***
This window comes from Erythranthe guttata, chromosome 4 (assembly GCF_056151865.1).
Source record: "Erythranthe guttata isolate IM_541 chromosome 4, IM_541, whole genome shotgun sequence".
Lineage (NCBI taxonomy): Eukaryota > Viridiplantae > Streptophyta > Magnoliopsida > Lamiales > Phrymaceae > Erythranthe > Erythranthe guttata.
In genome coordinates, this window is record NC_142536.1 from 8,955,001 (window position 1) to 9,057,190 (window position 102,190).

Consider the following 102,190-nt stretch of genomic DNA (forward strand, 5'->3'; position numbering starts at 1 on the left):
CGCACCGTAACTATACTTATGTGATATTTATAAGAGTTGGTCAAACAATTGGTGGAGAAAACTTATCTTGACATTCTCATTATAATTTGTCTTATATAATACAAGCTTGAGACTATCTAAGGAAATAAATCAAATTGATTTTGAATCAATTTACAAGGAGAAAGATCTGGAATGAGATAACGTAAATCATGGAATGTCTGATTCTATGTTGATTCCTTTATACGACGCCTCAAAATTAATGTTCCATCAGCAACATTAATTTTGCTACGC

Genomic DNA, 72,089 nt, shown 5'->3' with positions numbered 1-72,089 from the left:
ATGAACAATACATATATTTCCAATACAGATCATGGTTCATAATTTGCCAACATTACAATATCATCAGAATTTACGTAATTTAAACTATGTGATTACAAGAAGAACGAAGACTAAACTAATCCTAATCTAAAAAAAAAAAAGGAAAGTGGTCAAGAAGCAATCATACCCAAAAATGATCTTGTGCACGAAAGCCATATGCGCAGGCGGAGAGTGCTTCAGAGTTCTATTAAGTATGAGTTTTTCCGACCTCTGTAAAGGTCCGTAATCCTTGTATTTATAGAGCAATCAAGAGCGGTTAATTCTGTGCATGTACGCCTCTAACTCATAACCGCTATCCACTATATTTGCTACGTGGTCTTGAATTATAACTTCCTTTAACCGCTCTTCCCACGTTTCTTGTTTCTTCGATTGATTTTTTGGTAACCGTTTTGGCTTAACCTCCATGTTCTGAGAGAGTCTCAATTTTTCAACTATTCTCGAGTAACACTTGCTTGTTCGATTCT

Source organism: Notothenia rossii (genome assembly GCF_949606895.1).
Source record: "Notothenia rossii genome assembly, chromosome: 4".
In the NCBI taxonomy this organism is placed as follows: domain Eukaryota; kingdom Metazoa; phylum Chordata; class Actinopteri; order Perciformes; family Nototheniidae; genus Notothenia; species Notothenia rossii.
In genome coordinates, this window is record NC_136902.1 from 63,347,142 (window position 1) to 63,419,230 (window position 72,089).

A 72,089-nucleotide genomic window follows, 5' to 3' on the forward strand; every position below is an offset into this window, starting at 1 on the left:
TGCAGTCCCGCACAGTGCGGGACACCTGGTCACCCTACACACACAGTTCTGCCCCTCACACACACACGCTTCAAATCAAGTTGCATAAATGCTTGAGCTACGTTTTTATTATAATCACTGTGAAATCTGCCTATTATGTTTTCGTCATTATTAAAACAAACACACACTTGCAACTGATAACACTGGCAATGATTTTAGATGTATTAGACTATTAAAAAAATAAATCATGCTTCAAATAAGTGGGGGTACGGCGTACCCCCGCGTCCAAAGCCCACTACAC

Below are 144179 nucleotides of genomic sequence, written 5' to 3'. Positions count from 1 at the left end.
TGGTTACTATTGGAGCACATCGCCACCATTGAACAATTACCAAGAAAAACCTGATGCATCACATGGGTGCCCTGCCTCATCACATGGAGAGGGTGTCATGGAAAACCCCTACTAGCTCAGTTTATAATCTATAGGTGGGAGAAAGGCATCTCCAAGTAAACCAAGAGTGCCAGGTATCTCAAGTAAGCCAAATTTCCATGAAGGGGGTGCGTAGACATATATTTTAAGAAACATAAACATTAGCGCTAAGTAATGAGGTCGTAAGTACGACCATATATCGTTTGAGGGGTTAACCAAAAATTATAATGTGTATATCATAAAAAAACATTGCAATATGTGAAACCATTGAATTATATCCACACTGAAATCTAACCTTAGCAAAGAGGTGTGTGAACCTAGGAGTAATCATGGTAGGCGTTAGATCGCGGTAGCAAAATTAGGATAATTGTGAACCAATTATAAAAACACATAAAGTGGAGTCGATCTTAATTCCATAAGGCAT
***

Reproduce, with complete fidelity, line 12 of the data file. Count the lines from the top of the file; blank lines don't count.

In genome coordinates, this window is record NC_136902.1 from 63,347,142 (window position 1) to 63,419,230 (window position 72,089).